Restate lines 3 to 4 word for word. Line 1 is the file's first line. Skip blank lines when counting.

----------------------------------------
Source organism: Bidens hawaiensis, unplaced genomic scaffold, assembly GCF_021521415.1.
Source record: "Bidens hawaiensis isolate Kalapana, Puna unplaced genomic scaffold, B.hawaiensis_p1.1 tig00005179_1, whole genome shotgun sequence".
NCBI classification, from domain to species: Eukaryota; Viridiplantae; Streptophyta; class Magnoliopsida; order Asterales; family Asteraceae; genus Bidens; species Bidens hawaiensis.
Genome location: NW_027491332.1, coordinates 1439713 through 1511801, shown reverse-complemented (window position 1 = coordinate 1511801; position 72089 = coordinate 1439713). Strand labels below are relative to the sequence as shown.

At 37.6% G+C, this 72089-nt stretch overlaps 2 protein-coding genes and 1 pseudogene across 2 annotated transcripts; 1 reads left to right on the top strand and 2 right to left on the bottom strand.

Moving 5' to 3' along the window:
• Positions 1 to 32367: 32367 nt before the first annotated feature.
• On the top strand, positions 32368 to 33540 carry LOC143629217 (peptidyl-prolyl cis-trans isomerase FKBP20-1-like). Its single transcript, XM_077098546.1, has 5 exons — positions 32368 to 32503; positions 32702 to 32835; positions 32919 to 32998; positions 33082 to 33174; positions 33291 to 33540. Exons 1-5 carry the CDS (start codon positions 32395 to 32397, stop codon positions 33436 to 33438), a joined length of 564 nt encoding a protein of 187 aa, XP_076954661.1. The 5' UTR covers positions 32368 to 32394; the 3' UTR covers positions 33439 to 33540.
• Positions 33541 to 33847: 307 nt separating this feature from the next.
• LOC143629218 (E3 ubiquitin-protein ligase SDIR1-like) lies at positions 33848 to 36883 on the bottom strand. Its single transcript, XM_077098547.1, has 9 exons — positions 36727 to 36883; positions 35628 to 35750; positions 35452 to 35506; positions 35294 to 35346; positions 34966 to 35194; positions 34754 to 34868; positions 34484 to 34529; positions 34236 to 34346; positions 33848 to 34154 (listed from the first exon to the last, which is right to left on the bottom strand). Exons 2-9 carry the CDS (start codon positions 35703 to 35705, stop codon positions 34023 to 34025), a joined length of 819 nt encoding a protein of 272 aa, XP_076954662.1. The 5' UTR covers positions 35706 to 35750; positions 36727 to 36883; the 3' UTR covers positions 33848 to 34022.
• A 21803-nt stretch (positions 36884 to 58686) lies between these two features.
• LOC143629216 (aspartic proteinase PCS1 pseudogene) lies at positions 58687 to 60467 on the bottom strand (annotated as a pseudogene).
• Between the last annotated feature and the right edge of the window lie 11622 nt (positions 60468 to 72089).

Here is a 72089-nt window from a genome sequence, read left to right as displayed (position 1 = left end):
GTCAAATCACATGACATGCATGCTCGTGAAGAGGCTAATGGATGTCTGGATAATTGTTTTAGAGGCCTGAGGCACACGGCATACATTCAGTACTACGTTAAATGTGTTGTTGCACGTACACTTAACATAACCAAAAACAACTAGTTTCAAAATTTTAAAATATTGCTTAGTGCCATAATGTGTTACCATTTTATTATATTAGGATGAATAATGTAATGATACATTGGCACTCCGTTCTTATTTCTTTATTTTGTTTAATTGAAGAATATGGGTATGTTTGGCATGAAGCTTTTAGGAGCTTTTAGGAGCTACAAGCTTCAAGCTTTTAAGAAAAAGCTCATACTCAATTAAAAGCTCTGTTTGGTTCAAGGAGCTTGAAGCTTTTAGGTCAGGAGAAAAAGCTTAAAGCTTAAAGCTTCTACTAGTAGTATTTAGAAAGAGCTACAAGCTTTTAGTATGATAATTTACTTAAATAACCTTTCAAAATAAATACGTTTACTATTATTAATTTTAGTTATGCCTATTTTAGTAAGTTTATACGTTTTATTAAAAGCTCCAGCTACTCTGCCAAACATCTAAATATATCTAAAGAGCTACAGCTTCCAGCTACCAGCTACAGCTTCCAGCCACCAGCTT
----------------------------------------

NCBI classification, from domain to species: Eukaryota; Viridiplantae; Streptophyta; class Magnoliopsida; order Asterales; family Asteraceae; genus Bidens; species Bidens hawaiensis.
Genome location: NW_027491332.1, coordinates 1439713 through 1511801, shown reverse-complemented (window position 1 = coordinate 1511801; position 72089 = coordinate 1439713). Strand labels below are relative to the sequence as shown.